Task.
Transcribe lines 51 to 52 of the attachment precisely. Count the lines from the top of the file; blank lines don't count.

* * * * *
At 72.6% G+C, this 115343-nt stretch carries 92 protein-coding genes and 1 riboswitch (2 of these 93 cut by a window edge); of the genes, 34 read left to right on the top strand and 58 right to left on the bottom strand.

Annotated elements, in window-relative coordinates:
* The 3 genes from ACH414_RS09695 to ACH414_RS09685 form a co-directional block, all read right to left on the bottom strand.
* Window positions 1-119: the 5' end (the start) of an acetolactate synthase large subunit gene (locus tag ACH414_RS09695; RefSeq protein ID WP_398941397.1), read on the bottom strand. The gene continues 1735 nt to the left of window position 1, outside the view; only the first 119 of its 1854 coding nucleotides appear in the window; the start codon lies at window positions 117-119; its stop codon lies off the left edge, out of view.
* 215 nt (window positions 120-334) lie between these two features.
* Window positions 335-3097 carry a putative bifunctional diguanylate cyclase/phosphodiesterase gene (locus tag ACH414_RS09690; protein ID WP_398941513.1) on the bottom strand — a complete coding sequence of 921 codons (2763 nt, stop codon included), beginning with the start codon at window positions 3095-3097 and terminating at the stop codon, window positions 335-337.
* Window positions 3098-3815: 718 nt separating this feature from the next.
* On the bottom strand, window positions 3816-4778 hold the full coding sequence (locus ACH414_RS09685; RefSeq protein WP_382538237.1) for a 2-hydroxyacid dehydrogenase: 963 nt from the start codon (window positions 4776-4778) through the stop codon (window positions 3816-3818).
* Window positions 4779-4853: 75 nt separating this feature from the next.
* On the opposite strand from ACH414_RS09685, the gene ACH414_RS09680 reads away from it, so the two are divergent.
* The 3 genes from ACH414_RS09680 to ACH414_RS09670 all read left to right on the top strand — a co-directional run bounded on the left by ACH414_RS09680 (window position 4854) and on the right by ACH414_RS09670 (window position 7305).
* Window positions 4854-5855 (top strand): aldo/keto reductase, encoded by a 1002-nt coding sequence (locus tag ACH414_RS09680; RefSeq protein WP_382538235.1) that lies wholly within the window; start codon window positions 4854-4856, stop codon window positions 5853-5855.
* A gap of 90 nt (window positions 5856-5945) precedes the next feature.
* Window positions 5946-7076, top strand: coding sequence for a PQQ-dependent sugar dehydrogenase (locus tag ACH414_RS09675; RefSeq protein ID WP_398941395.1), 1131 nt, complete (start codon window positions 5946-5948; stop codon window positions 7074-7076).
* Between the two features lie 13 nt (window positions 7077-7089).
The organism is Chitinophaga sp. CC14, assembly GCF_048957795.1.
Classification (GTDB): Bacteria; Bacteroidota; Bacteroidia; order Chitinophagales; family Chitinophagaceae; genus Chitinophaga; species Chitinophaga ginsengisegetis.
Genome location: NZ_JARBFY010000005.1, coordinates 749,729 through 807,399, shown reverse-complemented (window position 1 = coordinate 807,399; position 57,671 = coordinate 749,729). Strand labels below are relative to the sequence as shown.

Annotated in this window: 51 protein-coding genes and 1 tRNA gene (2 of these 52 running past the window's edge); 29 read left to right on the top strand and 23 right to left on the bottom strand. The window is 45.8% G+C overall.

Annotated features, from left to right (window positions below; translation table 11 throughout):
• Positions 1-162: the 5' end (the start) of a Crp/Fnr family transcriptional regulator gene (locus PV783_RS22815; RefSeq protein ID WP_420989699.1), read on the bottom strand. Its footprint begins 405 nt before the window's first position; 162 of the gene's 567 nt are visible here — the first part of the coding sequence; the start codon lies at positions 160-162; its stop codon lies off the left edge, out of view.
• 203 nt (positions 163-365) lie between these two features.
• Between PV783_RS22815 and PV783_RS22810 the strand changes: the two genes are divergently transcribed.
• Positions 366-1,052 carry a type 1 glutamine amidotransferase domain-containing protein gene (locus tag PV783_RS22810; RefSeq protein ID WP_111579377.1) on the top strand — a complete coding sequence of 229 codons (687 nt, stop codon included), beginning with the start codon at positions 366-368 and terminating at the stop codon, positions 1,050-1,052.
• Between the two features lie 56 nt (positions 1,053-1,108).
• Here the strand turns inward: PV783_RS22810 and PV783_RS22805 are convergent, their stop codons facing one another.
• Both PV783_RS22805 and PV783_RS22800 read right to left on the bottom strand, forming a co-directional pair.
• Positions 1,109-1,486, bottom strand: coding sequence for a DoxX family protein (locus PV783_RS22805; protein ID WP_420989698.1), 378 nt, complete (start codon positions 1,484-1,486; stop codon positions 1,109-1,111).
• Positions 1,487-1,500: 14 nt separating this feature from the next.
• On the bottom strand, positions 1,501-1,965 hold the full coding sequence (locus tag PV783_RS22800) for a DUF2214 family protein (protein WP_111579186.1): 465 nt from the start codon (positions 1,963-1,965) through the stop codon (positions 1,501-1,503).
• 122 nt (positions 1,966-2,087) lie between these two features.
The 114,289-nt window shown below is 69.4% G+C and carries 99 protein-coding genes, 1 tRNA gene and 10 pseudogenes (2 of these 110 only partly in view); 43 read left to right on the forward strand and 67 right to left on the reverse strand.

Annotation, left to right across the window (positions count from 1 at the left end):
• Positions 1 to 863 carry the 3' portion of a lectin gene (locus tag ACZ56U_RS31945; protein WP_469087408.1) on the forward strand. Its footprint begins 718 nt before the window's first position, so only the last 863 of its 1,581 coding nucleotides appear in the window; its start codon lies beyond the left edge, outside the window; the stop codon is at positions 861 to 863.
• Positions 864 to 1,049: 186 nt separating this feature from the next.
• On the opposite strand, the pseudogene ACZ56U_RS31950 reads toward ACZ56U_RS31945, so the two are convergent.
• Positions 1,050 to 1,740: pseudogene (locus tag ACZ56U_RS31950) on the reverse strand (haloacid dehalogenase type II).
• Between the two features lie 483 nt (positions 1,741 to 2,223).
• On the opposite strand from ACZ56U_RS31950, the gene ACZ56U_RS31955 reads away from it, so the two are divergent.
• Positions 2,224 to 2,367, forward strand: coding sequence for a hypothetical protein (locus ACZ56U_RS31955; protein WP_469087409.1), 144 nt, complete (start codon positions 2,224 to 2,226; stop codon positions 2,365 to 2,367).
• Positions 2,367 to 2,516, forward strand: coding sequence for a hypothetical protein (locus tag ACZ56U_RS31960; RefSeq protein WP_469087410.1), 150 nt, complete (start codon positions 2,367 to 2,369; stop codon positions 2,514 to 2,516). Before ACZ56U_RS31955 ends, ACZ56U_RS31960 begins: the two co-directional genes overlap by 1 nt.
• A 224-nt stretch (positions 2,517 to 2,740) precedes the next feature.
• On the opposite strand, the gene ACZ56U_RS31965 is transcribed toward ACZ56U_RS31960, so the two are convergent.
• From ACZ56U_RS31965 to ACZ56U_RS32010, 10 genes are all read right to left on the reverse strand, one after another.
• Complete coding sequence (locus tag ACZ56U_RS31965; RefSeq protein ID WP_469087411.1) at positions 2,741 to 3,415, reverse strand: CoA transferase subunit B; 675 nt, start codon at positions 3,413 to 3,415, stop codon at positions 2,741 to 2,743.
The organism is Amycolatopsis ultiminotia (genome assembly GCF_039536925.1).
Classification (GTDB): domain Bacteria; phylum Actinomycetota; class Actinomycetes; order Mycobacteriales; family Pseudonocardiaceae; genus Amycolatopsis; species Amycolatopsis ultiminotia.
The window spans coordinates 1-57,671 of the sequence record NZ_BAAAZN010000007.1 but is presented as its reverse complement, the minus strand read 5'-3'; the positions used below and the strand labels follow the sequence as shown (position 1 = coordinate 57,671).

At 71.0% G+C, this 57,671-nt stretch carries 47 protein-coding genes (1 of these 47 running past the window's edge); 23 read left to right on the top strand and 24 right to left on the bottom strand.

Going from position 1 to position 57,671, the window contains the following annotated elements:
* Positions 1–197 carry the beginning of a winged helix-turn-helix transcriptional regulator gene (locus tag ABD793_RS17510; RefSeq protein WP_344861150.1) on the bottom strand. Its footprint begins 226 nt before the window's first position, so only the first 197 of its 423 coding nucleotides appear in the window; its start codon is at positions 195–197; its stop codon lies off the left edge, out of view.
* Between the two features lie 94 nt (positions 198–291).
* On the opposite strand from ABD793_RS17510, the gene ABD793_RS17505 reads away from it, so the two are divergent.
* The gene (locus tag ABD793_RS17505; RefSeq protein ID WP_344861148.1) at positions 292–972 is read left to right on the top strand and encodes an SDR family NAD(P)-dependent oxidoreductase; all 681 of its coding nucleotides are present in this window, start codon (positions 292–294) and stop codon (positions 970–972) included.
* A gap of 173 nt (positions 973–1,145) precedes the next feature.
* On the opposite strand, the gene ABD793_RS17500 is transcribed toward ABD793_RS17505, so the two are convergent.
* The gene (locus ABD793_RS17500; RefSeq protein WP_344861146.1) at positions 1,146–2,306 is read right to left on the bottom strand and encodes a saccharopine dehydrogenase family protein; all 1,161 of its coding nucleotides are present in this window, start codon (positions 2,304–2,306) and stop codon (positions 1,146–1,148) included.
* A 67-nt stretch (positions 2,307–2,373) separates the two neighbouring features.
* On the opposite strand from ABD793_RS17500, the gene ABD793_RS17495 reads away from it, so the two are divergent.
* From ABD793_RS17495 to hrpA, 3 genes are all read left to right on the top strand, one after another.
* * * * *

* Positions 1–197 carry the beginning of a winged helix-turn-helix transcriptional regulator gene (locus tag ABD793_RS17510; RefSeq protein WP_344861150.1) on the bottom strand. Its footprint begins 226 nt before the window's first position, so only the first 197 of its 423 coding nucleotides appear in the window; its start codon is at positions 195–197; its stop codon lies off the left edge, out of view.
* Between the two features lie 94 nt (positions 198–291).